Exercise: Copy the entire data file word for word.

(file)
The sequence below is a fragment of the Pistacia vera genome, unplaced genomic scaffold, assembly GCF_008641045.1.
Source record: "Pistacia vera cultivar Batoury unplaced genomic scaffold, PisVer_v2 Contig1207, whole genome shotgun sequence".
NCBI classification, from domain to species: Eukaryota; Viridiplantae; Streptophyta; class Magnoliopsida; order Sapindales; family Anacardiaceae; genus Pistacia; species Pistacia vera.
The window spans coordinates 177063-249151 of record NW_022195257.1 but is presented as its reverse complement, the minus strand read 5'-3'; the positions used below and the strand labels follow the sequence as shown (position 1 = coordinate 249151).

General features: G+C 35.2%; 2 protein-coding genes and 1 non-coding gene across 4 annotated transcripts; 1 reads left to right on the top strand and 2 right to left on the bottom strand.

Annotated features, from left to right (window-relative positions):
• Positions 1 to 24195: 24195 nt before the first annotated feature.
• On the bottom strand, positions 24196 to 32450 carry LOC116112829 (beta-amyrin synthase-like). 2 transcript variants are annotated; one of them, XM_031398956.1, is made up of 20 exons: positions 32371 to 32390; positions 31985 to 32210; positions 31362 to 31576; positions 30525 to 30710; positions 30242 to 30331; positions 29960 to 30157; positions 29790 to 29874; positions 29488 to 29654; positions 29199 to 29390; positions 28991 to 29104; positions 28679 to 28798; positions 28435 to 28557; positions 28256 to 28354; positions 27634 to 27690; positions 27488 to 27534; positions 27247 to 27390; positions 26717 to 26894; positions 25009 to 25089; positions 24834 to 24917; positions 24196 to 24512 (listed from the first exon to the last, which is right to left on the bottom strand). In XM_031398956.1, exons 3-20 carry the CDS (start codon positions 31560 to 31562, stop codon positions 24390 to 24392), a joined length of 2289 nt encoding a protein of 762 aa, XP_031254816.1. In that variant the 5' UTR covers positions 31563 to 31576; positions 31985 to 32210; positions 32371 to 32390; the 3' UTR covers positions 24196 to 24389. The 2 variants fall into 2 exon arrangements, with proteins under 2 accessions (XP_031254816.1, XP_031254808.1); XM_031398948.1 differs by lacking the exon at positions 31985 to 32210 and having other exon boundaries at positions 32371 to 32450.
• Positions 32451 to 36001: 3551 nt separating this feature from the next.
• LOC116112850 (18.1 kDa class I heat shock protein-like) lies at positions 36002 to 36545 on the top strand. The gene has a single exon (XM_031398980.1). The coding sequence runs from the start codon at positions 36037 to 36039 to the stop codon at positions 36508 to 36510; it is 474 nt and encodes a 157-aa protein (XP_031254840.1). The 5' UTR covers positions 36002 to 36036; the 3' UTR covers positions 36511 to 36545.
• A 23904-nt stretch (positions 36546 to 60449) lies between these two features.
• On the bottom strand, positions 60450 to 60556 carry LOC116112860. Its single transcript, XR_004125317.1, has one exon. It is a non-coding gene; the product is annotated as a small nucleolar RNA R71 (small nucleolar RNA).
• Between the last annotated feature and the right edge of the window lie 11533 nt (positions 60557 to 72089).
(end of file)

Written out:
The sequence below is a fragment of the Pistacia vera genome, unplaced genomic scaffold, assembly GCF_008641045.1.
Source record: "Pistacia vera cultivar Batoury unplaced genomic scaffold, PisVer_v2 Contig1207, whole genome shotgun sequence".
NCBI classification, from domain to species: Eukaryota; Viridiplantae; Streptophyta; class Magnoliopsida; order Sapindales; family Anacardiaceae; genus Pistacia; species Pistacia vera.
The window spans coordinates 177063-249151 of record NW_022195257.1 but is presented as its reverse complement, the minus strand read 5'-3'; the positions used below and the strand labels follow the sequence as shown (position 1 = coordinate 249151).

General features: G+C 35.2%; 2 protein-coding genes and 1 non-coding gene across 4 annotated transcripts; 1 reads left to right on the top strand and 2 right to left on the bottom strand.

Annotated features, from left to right (window-relative positions):
• Positions 1 to 24195: 24195 nt before the first annotated feature.
• On the bottom strand, positions 24196 to 32450 carry LOC116112829 (beta-amyrin synthase-like). 2 transcript variants are annotated; one of them, XM_031398956.1, is made up of 20 exons: positions 32371 to 32390; positions 31985 to 32210; positions 31362 to 31576; positions 30525 to 30710; positions 30242 to 30331; positions 29960 to 30157; positions 29790 to 29874; positions 29488 to 29654; positions 29199 to 29390; positions 28991 to 29104; positions 28679 to 28798; positions 28435 to 28557; positions 28256 to 28354; positions 27634 to 27690; positions 27488 to 27534; positions 27247 to 27390; positions 26717 to 26894; positions 25009 to 25089; positions 24834 to 24917; positions 24196 to 24512 (listed from the first exon to the last, which is right to left on the bottom strand). In XM_031398956.1, exons 3-20 carry the CDS (start codon positions 31560 to 31562, stop codon positions 24390 to 24392), a joined length of 2289 nt encoding a protein of 762 aa, XP_031254816.1. In that variant the 5' UTR covers positions 31563 to 31576; positions 31985 to 32210; positions 32371 to 32390; the 3' UTR covers positions 24196 to 24389. The 2 variants fall into 2 exon arrangements, with proteins under 2 accessions (XP_031254816.1, XP_031254808.1); XM_031398948.1 differs by lacking the exon at positions 31985 to 32210 and having other exon boundaries at positions 32371 to 32450.
• Positions 32451 to 36001: 3551 nt separating this feature from the next.
• LOC116112850 (18.1 kDa class I heat shock protein-like) lies at positions 36002 to 36545 on the top strand. The gene has a single exon (XM_031398980.1). The coding sequence runs from the start codon at positions 36037 to 36039 to the stop codon at positions 36508 to 36510; it is 474 nt and encodes a 157-aa protein (XP_031254840.1). The 5' UTR covers positions 36002 to 36036; the 3' UTR covers positions 36511 to 36545.
• A 23904-nt stretch (positions 36546 to 60449) lies between these two features.
• On the bottom strand, positions 60450 to 60556 carry LOC116112860. Its single transcript, XR_004125317.1, has one exon. It is a non-coding gene; the product is annotated as a small nucleolar RNA R71 (small nucleolar RNA).
• Between the last annotated feature and the right edge of the window lie 11533 nt (positions 60557 to 72089).